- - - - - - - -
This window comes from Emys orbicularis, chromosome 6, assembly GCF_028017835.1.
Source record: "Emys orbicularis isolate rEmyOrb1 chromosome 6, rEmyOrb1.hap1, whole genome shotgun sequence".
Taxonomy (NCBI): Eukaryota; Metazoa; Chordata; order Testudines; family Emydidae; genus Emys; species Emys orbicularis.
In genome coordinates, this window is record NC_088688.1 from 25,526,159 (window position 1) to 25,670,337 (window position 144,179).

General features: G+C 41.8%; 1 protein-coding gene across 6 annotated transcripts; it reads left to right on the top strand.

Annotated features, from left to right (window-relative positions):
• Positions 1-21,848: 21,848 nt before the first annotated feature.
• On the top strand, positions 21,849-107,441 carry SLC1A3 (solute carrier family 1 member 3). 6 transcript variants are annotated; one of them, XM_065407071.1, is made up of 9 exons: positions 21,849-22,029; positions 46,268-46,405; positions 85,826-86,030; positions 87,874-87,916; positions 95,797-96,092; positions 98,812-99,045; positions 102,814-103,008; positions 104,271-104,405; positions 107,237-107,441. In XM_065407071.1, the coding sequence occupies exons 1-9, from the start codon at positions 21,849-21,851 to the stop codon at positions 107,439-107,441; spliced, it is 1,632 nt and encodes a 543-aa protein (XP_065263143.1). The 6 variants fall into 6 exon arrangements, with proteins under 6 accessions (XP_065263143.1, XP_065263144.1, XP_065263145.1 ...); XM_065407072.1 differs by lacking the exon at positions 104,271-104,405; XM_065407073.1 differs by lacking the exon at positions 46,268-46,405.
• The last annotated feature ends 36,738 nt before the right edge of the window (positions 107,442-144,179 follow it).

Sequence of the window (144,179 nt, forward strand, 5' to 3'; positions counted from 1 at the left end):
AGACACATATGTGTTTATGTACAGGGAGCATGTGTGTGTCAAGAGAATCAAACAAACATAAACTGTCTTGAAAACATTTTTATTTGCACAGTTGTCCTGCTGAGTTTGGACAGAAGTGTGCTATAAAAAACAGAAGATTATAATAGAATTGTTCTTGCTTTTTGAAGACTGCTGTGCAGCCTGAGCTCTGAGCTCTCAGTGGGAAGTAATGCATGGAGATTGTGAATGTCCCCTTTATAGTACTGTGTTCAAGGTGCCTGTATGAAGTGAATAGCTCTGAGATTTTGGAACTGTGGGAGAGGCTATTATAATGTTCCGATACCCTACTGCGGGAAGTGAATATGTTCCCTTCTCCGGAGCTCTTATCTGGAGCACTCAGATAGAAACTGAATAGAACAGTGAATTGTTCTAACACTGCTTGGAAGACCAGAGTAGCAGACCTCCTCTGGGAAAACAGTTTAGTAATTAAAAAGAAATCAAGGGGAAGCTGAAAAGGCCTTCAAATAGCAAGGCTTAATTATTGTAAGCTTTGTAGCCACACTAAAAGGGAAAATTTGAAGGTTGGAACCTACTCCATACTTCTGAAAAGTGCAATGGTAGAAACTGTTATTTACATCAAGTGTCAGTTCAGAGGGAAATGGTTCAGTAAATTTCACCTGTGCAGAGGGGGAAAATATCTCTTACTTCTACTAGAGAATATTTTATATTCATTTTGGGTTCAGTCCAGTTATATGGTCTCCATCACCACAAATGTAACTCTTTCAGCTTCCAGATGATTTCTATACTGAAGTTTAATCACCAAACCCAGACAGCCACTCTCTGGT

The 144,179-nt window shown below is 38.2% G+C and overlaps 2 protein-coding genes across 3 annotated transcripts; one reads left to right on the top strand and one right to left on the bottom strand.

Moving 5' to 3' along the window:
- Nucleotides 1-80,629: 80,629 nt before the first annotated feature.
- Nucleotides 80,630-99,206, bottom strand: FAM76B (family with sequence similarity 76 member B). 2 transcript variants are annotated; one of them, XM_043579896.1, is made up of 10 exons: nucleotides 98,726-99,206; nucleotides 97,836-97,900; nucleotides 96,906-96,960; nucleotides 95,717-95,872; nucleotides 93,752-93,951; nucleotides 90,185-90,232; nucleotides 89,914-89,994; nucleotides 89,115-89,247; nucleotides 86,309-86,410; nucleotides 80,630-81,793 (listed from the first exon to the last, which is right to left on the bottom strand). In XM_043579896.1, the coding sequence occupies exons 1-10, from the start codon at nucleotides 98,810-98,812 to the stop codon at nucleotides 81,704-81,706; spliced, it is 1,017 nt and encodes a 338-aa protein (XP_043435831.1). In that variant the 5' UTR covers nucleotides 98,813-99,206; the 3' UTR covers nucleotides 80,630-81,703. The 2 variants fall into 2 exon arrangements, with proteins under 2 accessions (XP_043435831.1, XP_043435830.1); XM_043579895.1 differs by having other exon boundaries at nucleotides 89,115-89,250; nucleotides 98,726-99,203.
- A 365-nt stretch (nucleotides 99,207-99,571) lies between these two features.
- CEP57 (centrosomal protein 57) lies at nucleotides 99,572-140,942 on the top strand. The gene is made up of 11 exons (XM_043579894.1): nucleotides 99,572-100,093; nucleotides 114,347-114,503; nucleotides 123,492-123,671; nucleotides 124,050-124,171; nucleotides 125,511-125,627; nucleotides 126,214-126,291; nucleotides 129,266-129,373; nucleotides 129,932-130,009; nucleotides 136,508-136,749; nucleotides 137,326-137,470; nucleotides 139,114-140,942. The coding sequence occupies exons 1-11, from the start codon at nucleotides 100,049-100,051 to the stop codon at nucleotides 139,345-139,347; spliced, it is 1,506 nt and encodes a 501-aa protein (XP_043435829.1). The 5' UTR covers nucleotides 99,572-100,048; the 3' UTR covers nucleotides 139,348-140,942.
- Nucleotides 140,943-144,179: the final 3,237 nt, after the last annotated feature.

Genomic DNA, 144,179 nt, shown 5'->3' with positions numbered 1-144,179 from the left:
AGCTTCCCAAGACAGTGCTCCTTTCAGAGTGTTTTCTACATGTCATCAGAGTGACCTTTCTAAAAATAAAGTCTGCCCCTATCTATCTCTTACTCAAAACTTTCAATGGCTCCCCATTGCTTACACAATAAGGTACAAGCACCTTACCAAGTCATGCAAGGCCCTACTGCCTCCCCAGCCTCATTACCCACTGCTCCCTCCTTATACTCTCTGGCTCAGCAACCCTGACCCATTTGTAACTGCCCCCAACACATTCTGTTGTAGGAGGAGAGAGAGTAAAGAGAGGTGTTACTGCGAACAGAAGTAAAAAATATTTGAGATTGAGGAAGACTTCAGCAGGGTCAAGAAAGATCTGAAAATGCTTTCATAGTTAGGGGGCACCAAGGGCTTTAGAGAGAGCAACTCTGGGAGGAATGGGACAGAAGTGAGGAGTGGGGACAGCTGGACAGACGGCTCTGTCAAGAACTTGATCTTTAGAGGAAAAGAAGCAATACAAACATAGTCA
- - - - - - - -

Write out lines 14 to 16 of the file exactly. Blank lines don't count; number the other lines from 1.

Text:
- Nucleotides 1-80,629: 80,629 nt before the first annotated feature.
- Nucleotides 80,630-99,206, bottom strand: FAM76B (family with sequence similarity 76 member B). 2 transcript variants are annotated; one of them, XM_043579896.1, is made up of 10 exons: nucleotides 98,726-99,206; nucleotides 97,836-97,900; nucleotides 96,906-96,960; nucleotides 95,717-95,872; nucleotides 93,752-93,951; nucleotides 90,185-90,232; nucleotides 89,914-89,994; nucleotides 89,115-89,247; nucleotides 86,309-86,410; nucleotides 80,630-81,793 (listed from the first exon to the last, which is right to left on the bottom strand). In XM_043579896.1, the coding sequence occupies exons 1-10, from the start codon at nucleotides 98,810-98,812 to the stop codon at nucleotides 81,704-81,706; spliced, it is 1,017 nt and encodes a 338-aa protein (XP_043435831.1). In that variant the 5' UTR covers nucleotides 98,813-99,206; the 3' UTR covers nucleotides 80,630-81,703. The 2 variants fall into 2 exon arrangements, with proteins under 2 accessions (XP_043435831.1, XP_043435830.1); XM_043579895.1 differs by having other exon boundaries at nucleotides 89,115-89,250; nucleotides 98,726-99,203.
- A 365-nt stretch (nucleotides 99,207-99,571) lies between these two features.